Friday, July 31, 2009

'Red carpet' out for foreign investors


Mike Moreu's cartoon of July 25, from the Manawatu Standard, shows New Zealand Finance Minister Bill English enticing foreign investors to our fair shores.

The following article on New Zealand's new foreign investment policy is a press release from the Labour Party, dated July 24:

THE Finance Minister’s argument that New Zealand needs more foreign investment because Kiwis don’t save enough is laughable given National’s gutting of Kiwisaver, Labour’s Associate Finance spokesperson David Parker said today.

“If Bill English believes poor savings is a major contributing factor for needing more foreign investment, can he please explain his decision to cut Kiwisaver in half?” David Parker said.

“Kiwisaver was designed to encourage savings and tackle New Zealand’s current account deficit. Cutting it in half as National did when it took power further entrenched our poor savings track record.

“The reality is National this week has shown its hand. Bill English has made his move towards privatisation and loosened foreign investment ownership legislation.

“National is preparing the ground to enable the privatisation of NZ infrastructure by weakening legislative controls.

“Bill English says he doesn’t know what strategic assets are, and so is dumping restrictions on their sale to overseas buyers. Well, in Labour we know, and are surprised that he doesn't.

"Labour favours foreign investment in manufacturing industries, but there is no need to loosen existing rules to achieve this because those sorts of applications are not turned down now. What Labour opposes is the sale of important infrastructure assets, and that is what this rule change is designed to enable.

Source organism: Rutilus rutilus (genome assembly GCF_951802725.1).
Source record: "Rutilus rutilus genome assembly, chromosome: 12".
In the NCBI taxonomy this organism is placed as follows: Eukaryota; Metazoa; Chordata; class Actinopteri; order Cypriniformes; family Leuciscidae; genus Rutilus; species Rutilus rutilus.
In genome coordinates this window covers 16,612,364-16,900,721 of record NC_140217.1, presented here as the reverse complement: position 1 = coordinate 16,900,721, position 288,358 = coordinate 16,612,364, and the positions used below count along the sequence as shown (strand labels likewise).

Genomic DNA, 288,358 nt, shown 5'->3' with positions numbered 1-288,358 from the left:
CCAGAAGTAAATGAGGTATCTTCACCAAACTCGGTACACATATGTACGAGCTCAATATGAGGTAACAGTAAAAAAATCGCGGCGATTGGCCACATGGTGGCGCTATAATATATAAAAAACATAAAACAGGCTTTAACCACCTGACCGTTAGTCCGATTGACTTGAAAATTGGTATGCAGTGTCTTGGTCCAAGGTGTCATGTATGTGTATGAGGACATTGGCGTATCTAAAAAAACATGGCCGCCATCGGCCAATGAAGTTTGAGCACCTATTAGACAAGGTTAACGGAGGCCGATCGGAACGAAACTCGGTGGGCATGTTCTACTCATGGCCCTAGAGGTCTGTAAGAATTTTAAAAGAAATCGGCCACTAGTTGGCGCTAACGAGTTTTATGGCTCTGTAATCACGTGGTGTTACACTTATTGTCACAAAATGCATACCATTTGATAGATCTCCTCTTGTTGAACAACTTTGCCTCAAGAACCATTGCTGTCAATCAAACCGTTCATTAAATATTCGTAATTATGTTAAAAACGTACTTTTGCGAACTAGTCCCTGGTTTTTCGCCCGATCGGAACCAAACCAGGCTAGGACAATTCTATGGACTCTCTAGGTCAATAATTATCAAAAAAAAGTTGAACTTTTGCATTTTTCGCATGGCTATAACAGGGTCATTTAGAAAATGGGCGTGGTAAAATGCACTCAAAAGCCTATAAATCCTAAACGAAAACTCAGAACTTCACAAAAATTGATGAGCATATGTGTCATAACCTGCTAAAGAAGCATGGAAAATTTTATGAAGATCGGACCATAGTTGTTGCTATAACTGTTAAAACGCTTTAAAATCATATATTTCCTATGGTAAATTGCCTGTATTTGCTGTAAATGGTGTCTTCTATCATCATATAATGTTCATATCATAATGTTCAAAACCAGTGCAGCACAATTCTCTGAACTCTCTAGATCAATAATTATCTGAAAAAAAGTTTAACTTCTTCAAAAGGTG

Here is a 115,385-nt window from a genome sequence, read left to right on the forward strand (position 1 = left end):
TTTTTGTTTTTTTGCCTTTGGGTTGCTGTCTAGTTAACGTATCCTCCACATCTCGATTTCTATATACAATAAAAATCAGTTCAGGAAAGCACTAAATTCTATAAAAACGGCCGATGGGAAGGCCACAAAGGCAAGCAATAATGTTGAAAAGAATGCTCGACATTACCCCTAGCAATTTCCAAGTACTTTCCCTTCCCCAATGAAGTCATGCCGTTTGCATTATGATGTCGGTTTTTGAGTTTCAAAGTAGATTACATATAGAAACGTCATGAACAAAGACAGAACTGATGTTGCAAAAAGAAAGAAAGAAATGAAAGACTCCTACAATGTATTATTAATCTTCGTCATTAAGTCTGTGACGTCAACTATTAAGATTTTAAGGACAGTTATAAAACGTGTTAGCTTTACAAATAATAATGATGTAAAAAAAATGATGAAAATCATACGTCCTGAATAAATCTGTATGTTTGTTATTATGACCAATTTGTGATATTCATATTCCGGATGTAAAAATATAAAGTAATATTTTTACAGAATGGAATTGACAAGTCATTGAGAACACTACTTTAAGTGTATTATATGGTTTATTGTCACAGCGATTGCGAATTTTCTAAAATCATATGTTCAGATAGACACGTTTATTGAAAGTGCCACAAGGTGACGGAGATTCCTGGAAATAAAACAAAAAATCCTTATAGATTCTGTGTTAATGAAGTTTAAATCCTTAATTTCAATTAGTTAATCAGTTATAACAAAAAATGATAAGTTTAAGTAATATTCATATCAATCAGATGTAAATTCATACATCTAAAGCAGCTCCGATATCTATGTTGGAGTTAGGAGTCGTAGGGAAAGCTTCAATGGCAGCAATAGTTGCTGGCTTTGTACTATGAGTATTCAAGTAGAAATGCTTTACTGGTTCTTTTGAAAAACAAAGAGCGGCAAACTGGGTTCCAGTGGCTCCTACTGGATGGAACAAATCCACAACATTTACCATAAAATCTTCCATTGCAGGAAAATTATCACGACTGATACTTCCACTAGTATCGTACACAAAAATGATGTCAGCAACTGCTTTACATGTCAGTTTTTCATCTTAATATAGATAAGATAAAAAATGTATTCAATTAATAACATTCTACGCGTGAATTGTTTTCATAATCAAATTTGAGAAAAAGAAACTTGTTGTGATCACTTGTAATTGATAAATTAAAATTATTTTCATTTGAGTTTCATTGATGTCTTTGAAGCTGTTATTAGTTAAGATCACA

“Selling those sorts of assets – like airports and electricity generators - makes NZ poorer. It does not create extra jobs. New Zealanders lose the future profits (including the monopoly profits that infrastructure companies extract by virtue of their monopoly advantages).

“The foreign investors reap those profits, bank them offshore, and spend them outside of New Zealand. New Zealand gets poorer, not richer, over time by selling our infrastructure. New Zealand needs quality foreign investment, but allowing airports and electricity companies to be flogged off is not in New Zealand’s best interests.

“This is part of National's privatisation agenda. Who purchased the cornerstone shareholdings of Telecom, Contact and Air New Zealand when they were privatised?

“Overseas shareholders. History shows they benefited more than New Zealand.

“Using New Zealand’s poor savings record as a smokescreen for the sale of infrastructure and increased foreign ownership of New Zealand land is disingenuous.

“So is Bill English's folksy statement that the man in Gore doesn't care if he is employed by a NZ owned company or an overseas owned one, what he needs is a job. This implies there will be more jobs if we sell our infrastructure, which is just not true.

“National is laying the groundwork for increased privatisation. They should just admit it,” David Parker said.


Friday, July 24, 2009

How saving money can end up costing more


This cartoon is from the Manawatu Standard of July 22, 2009. (Click on the cartoon to enlarge it.)

Tuesday, July 21, 2009

Thursday, July 9, 2009

New Zealand banking inquiry scuppered



To understand these cartoons*, you have to know something about the background. The following article by Adam Bennett, headlined Cunliffe hits out over bank inquiry, appeared in the July 2, 2009, edition of The New Zealand Herald: